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January 07, 2016

5 Tips for Safer Winter Driving for Older Adults

Winter weather brings its own set of concerns—the dangers of cold temperatures and ice and snow. Not only do you have to prepare your home for winter, you need to make sure you remain safe on the road, too.

Even the most seasoned drivers can find themselves white-knuckling the steering wheel when the roads are snow-covered or icy, which is why employing safe winter driving techniques is a must.

How can you remain safe when the roads are treacherous? Here are five tips for safer winter driving for older adults.

1. Winterize Your Vehicle

You take steps to get your home ready for winter, but you should also ensure your vehicle is ready for winter weather.

Be sure to:

  • Check tire pressure
  • Inspect all belts and hoses on your vehicle and make sure the battery is charged
  • Consider using a thinner-grade oil for your engine, which can provide better performance in colder weather
  • Make sure your windshield wipers are in good condition and your wiper fluid is sufficient

2. Practice Safe Driving

It is always helpful to be up-to-date on safe winter driving techniques. So before you set out on your journey, keep the following in mind:

  • Drive slower than usual
  • If you’re turning a corner, brake before making the turn, not while turning
  • If you lose control of your vehicle, remember to turn your wheels into the direction your car is skidding. You might find it helpful to practice this maneuver in an empty parking lot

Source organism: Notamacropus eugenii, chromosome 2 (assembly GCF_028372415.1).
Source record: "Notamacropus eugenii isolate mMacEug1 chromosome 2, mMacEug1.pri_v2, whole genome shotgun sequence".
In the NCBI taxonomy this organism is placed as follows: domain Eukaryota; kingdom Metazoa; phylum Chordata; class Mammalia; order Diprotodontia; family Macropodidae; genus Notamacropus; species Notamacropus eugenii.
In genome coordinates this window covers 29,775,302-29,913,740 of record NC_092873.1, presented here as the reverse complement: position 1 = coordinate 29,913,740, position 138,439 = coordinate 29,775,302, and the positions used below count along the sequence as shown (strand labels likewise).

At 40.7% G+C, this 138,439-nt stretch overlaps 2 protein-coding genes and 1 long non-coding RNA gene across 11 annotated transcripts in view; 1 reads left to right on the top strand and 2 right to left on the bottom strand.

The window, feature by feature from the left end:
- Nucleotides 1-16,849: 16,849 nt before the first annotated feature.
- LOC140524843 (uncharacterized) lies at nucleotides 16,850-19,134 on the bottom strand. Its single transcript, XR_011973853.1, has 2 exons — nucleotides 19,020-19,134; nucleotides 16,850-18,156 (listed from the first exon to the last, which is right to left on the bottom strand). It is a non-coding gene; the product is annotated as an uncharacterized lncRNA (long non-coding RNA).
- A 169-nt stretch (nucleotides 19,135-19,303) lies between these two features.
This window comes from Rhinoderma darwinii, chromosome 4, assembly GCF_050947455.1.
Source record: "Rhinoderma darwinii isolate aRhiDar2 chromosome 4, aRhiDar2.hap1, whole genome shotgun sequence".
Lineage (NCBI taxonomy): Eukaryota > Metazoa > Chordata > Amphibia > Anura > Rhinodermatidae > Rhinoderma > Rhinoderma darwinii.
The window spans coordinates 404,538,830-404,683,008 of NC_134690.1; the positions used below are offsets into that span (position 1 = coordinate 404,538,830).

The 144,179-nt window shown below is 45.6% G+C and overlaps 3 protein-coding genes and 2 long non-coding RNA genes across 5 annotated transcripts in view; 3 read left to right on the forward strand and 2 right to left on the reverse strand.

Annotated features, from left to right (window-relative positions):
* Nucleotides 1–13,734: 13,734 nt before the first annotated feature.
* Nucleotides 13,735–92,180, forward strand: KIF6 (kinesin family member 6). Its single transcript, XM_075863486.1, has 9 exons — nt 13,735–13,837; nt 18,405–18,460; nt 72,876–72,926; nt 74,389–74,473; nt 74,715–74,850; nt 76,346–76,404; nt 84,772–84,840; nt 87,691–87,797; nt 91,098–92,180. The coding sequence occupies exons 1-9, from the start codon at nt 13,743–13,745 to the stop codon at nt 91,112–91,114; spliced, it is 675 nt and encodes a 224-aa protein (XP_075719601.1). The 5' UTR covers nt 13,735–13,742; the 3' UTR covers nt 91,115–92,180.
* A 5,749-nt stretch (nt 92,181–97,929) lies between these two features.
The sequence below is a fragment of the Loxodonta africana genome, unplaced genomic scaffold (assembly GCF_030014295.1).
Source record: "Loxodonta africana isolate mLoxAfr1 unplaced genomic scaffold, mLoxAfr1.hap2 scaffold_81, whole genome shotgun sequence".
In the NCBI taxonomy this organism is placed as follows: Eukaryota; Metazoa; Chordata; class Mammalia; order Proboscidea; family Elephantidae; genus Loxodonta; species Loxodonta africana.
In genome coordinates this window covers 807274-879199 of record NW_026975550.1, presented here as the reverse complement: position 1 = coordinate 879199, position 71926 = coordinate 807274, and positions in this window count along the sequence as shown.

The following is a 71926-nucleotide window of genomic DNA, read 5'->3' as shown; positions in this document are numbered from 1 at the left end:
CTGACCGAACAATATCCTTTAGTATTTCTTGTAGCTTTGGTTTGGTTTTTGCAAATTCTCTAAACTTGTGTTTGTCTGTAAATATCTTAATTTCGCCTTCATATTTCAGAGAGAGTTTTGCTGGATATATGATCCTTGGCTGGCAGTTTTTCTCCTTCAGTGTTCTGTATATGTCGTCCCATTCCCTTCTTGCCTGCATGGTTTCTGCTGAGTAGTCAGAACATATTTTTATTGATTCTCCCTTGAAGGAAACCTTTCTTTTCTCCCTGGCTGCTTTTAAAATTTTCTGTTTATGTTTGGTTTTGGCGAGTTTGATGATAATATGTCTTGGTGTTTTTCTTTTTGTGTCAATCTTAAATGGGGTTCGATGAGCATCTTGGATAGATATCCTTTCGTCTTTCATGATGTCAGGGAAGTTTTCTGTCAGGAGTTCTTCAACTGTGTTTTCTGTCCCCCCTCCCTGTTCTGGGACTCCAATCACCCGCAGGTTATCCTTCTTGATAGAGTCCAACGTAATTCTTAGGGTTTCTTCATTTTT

3. Have an Emergency Kit in Your Vehicle

Despite the safest of driving techniques, you may find yourself stuck during a winter weather event. Having an emergency kit in your vehicle can help maintain your safety until help arrives. Consider keeping the following in your kit:

  • Emergency flares
  • Extra oil
  • Extra antifreeze
  • Blankets
  • A shovel
  • Bottled water
  • Snacks
  • A flashlight
  • Cat litter or other traction-creating solution
  • An extra cellphone

4. Notify Someone

If you’re heading out during winter weather, let a family member, friend or neighbor know where you’re going.

5. Be Patient

If there has been a storm, give yourself extra time before leaving to allow snowplows to clear the roads. Also, make sure your windshield, back window, mirrors, headlights and brakelights are free of snow and ice. If you venture out, don’t forget to take it slow and allow extra space between your vehicle and any vehicles in front of you.

Just because it is winter does not mean you have to remain indoors. By following these tips, having an emergency kit on hand and taking it slow, winter driving for older adults can be a safe experience.

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